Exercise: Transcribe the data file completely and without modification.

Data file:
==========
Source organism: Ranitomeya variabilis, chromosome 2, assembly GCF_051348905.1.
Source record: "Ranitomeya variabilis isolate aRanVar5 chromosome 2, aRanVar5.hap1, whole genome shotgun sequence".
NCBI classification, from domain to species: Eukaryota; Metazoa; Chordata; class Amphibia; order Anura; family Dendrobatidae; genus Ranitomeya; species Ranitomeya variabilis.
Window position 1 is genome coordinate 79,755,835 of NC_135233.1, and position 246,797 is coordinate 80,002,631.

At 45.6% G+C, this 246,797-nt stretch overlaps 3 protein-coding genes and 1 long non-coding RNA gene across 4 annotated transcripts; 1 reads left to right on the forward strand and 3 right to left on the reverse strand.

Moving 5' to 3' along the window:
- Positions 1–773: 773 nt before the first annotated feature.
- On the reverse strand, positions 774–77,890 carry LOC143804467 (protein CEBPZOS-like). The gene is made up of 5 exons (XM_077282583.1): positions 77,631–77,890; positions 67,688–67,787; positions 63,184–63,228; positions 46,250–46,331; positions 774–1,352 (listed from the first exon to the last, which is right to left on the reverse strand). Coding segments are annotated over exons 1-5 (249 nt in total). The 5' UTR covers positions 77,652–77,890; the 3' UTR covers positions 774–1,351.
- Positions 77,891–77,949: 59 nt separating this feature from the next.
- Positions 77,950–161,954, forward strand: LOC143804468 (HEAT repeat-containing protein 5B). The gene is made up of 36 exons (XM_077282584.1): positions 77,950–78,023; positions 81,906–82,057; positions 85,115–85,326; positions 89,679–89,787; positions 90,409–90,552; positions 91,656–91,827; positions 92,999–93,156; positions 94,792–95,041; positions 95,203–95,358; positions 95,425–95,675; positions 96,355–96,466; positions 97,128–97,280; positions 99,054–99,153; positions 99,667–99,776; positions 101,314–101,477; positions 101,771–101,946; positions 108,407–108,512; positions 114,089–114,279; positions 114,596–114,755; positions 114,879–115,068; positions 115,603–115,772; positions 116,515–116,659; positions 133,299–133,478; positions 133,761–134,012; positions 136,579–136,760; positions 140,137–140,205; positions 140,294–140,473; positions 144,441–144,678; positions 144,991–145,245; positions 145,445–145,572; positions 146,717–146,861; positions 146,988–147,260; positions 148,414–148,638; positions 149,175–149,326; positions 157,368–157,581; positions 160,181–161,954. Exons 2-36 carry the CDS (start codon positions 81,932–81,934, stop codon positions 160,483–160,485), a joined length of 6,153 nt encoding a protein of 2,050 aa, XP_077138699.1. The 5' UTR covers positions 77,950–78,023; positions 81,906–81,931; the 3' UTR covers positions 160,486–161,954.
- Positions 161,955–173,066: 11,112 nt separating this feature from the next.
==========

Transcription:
Source organism: Ranitomeya variabilis, chromosome 2, assembly GCF_051348905.1.
Source record: "Ranitomeya variabilis isolate aRanVar5 chromosome 2, aRanVar5.hap1, whole genome shotgun sequence".
NCBI classification, from domain to species: Eukaryota; Metazoa; Chordata; class Amphibia; order Anura; family Dendrobatidae; genus Ranitomeya; species Ranitomeya variabilis.
Window position 1 is genome coordinate 79,755,835 of NC_135233.1, and position 246,797 is coordinate 80,002,631.

At 45.6% G+C, this 246,797-nt stretch overlaps 3 protein-coding genes and 1 long non-coding RNA gene across 4 annotated transcripts; 1 reads left to right on the forward strand and 3 right to left on the reverse strand.

Moving 5' to 3' along the window:
- Positions 1–773: 773 nt before the first annotated feature.
- On the reverse strand, positions 774–77,890 carry LOC143804467 (protein CEBPZOS-like). The gene is made up of 5 exons (XM_077282583.1): positions 77,631–77,890; positions 67,688–67,787; positions 63,184–63,228; positions 46,250–46,331; positions 774–1,352 (listed from the first exon to the last, which is right to left on the reverse strand). Coding segments are annotated over exons 1-5 (249 nt in total). The 5' UTR covers positions 77,652–77,890; the 3' UTR covers positions 774–1,351.
- Positions 77,891–77,949: 59 nt separating this feature from the next.
- Positions 77,950–161,954, forward strand: LOC143804468 (HEAT repeat-containing protein 5B). The gene is made up of 36 exons (XM_077282584.1): positions 77,950–78,023; positions 81,906–82,057; positions 85,115–85,326; positions 89,679–89,787; positions 90,409–90,552; positions 91,656–91,827; positions 92,999–93,156; positions 94,792–95,041; positions 95,203–95,358; positions 95,425–95,675; positions 96,355–96,466; positions 97,128–97,280; positions 99,054–99,153; positions 99,667–99,776; positions 101,314–101,477; positions 101,771–101,946; positions 108,407–108,512; positions 114,089–114,279; positions 114,596–114,755; positions 114,879–115,068; positions 115,603–115,772; positions 116,515–116,659; positions 133,299–133,478; positions 133,761–134,012; positions 136,579–136,760; positions 140,137–140,205; positions 140,294–140,473; positions 144,441–144,678; positions 144,991–145,245; positions 145,445–145,572; positions 146,717–146,861; positions 146,988–147,260; positions 148,414–148,638; positions 149,175–149,326; positions 157,368–157,581; positions 160,181–161,954. Exons 2-36 carry the CDS (start codon positions 81,932–81,934, stop codon positions 160,483–160,485), a joined length of 6,153 nt encoding a protein of 2,050 aa, XP_077138699.1. The 5' UTR covers positions 77,950–78,023; positions 81,906–81,931; the 3' UTR covers positions 160,486–161,954.
- Positions 161,955–173,066: 11,112 nt separating this feature from the next.